Down The Road Wherever by Mark Knopfler – Album Review
Down The Road Wherever by Mark Knopfler
by David Schuster
It’s many an artist’s dream to be able to produce their work, unfettered by the constraints of commercialism. As one of the world’s most successful musicians, that (I imagine), is the happy situation that Mark Knopfler finds himself in. His latest album, Down The Road Wherever, comes across very strongly as the product of a man doing what he loves best, regardless of anyone else’s opinion but without self-indulgence. I like it a lot for that.
Knopfler has a relaxed way of singing lyrics as though he were telling you a story across the flames of a campfire, as illustrated by his best-known numbers with Dire Straits, ‘Romeo and Juliet’ and ‘Brothers in Arms’. The record starts and finishes with good examples of this style: ‘Trapper Man’ and ‘Matchstick Man’. The latter may well be autobiographical, but if not, he’s certainly drawing on personal experience for the opening verse; “So there he was then, Penzance to play, Christmas Eve in a nowhere band. Now early morning Christmas Day, he’s hitching home to Geordie land”.
‘Nobody’s Child’ tells a sadly familiar story of a boy nobody wants left to fend for himself by turning to violence and crime. “The ragged kid nobody wanted, left alone to ramble wild. Long ago he was abandoned. Nobody’s child”. Then later in the song, “Learned to swing a broken bottle. Learned to use his fists and knife. In the bar rooms and bordellos of his life”. It’s set in the cowboy era of the American west, but it could just as easily be a modern-day estate in any large city.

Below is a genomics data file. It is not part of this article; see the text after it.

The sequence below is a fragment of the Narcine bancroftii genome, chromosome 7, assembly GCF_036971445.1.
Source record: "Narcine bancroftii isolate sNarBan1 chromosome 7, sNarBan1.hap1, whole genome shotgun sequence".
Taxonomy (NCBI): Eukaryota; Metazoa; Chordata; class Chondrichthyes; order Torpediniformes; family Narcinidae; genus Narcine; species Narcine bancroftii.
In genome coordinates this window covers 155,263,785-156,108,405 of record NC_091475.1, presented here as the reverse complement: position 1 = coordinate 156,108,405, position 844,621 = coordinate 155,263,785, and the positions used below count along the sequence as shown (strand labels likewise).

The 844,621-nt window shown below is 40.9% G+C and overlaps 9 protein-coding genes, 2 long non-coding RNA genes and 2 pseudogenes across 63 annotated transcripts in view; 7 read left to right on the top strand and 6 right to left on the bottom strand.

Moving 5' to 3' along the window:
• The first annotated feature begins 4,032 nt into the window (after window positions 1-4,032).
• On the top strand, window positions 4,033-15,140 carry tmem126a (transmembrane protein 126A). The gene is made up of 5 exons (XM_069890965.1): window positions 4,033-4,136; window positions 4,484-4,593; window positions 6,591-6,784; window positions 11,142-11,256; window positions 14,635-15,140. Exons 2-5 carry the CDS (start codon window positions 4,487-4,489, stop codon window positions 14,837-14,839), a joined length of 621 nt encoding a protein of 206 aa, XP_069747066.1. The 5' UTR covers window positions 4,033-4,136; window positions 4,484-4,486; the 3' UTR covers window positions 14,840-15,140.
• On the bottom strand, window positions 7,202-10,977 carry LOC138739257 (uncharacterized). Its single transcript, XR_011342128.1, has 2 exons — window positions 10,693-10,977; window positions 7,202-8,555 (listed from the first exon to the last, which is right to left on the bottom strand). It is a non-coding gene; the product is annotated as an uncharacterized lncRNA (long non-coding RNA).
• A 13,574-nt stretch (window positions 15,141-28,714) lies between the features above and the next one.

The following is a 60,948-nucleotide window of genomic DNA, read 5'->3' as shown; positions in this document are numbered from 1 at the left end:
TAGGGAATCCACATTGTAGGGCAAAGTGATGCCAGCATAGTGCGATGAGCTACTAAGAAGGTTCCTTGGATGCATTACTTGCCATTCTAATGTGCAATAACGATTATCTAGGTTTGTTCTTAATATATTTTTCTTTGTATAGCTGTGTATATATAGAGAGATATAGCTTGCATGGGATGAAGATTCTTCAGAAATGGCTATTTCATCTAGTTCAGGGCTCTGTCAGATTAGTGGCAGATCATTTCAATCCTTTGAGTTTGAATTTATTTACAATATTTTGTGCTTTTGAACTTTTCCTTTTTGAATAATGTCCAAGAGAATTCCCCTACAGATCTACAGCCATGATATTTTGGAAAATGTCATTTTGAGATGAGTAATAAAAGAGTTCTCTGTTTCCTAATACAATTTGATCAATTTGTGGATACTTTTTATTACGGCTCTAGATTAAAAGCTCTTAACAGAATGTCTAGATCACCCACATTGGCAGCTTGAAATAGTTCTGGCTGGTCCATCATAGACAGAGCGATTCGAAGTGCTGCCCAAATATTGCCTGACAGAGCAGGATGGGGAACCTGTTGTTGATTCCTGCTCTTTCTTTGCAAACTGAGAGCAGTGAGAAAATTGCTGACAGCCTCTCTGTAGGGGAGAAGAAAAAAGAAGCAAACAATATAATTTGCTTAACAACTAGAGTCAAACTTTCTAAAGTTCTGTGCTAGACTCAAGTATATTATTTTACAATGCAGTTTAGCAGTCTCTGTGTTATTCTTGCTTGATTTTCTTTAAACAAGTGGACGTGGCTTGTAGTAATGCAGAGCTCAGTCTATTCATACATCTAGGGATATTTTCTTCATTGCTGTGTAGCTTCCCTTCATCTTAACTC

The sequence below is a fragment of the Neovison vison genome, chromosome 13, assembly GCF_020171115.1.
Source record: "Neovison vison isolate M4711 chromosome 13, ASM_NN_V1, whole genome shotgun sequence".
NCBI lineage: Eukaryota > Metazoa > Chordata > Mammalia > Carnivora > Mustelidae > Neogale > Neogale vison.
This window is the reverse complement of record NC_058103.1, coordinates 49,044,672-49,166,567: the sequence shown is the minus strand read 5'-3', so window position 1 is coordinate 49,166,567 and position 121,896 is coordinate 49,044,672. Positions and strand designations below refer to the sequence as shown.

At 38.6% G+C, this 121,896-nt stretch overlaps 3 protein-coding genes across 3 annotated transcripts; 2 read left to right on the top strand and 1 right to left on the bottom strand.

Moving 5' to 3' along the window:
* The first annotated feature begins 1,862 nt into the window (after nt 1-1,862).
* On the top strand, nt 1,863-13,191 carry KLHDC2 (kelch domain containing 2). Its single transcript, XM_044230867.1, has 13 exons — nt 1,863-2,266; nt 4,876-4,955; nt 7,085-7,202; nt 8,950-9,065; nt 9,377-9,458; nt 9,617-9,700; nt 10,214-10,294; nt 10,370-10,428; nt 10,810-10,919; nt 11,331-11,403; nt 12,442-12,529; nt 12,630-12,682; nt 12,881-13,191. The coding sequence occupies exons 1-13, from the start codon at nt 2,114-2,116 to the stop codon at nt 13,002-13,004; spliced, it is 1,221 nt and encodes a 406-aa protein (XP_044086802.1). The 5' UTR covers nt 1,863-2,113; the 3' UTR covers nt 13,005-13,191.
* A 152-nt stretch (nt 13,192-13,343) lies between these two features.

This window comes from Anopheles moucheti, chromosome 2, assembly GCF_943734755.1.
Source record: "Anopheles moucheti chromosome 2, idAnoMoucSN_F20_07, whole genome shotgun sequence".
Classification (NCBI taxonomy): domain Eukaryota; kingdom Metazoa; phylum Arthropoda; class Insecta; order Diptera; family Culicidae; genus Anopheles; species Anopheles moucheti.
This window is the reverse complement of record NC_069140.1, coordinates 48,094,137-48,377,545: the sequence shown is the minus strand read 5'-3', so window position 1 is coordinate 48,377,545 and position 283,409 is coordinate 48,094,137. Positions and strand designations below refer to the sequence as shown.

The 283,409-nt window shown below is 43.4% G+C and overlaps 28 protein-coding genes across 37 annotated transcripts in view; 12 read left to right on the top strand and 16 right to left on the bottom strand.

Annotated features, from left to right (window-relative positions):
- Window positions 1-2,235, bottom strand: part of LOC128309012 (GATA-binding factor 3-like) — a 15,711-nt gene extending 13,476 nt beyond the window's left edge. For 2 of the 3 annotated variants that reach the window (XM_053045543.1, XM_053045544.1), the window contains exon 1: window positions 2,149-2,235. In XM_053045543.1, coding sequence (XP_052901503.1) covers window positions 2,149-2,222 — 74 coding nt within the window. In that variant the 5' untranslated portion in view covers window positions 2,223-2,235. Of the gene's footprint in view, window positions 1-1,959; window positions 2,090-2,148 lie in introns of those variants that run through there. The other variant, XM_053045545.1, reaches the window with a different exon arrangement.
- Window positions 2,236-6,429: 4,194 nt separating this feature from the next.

However, this is by no means a maudlin album. There’s the light hearted ‘Good On You Son’ and ‘Nobody Does That’, and a couple of laugh out loud tracks, ‘My Bacon Roll’ and ‘Heavy Up’. The former is a beautiful and poignant song that draws you into its silken embrace, before you realise it’s about a sandwich! There’s also some musical humour too, as towards the end of ‘Just A Boy Away From Home’ the slide-guitar solo subtly morphs into the melody of ‘You’ll Never Walk Alone’.
I’m a fan of records which are named for something other than the track which the marketing team think sounds the most commercially promising. Down The Road Wherever avoids this pitfall. The line is taken from the lyrics of ‘One Song At A Time’ and is redolent of the long American highway stretching to the horizon on the cover of the CD.
This then is a great album. Will it be commercially successful? Only in as far as the sales you would expect for an artist this famous. Are there any hit singles on it? Unlikely. That said, I’m confident that, at this stage of his life and career, Knopfler won’t worry unduly about that. I know this because that’s the point made by the brilliantly catchy ‘Heavy Up’: “How much is your praise really worth? About the same as your thumbs down. And why should I lighten up for you, if you can’t heavy up for me?” Indeed.